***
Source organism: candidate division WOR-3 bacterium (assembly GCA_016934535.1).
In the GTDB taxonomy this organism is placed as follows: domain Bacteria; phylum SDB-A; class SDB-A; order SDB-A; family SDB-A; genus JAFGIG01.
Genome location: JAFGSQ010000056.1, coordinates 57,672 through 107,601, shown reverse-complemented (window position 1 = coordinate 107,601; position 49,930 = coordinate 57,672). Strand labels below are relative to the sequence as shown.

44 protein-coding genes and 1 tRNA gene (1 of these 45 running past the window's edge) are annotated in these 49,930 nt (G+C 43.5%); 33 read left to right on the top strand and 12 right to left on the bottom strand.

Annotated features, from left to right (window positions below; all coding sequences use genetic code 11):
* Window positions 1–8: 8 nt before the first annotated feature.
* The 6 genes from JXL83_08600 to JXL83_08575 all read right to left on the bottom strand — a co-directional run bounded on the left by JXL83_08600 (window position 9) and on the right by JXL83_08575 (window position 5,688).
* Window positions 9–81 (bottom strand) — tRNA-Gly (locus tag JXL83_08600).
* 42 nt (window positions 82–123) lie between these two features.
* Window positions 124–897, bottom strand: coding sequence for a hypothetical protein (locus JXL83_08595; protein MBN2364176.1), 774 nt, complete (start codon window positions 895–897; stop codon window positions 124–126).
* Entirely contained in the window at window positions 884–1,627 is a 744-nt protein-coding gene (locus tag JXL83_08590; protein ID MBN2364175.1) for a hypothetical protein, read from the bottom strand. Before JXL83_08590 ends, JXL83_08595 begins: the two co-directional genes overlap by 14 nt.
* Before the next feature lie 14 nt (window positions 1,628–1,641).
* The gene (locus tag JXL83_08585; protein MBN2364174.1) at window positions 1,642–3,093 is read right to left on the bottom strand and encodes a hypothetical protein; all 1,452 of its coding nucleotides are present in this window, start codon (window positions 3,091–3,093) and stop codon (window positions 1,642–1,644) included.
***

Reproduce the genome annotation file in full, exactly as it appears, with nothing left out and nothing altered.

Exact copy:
Source organism: candidate division WOR-3 bacterium (assembly GCA_016934535.1).
In the GTDB taxonomy this organism is placed as follows: domain Bacteria; phylum SDB-A; class SDB-A; order SDB-A; family SDB-A; genus JAFGIG01.
Genome location: JAFGSQ010000056.1, coordinates 57,672 through 107,601, shown reverse-complemented (window position 1 = coordinate 107,601; position 49,930 = coordinate 57,672). Strand labels below are relative to the sequence as shown.

44 protein-coding genes and 1 tRNA gene (1 of these 45 running past the window's edge) are annotated in these 49,930 nt (G+C 43.5%); 33 read left to right on the top strand and 12 right to left on the bottom strand.

Annotated features, from left to right (window positions below; all coding sequences use genetic code 11):
* Window positions 1–8: 8 nt before the first annotated feature.
* The 6 genes from JXL83_08600 to JXL83_08575 all read right to left on the bottom strand — a co-directional run bounded on the left by JXL83_08600 (window position 9) and on the right by JXL83_08575 (window position 5,688).
* Window positions 9–81 (bottom strand) — tRNA-Gly (locus tag JXL83_08600).
* 42 nt (window positions 82–123) lie between these two features.
* Window positions 124–897, bottom strand: coding sequence for a hypothetical protein (locus JXL83_08595; protein MBN2364176.1), 774 nt, complete (start codon window positions 895–897; stop codon window positions 124–126).
* Entirely contained in the window at window positions 884–1,627 is a 744-nt protein-coding gene (locus tag JXL83_08590; protein ID MBN2364175.1) for a hypothetical protein, read from the bottom strand. Before JXL83_08590 ends, JXL83_08595 begins: the two co-directional genes overlap by 14 nt.
* Before the next feature lie 14 nt (window positions 1,628–1,641).
* The gene (locus tag JXL83_08585; protein MBN2364174.1) at window positions 1,642–3,093 is read right to left on the bottom strand and encodes a hypothetical protein; all 1,452 of its coding nucleotides are present in this window, start codon (window positions 3,091–3,093) and stop codon (window positions 1,642–1,644) included.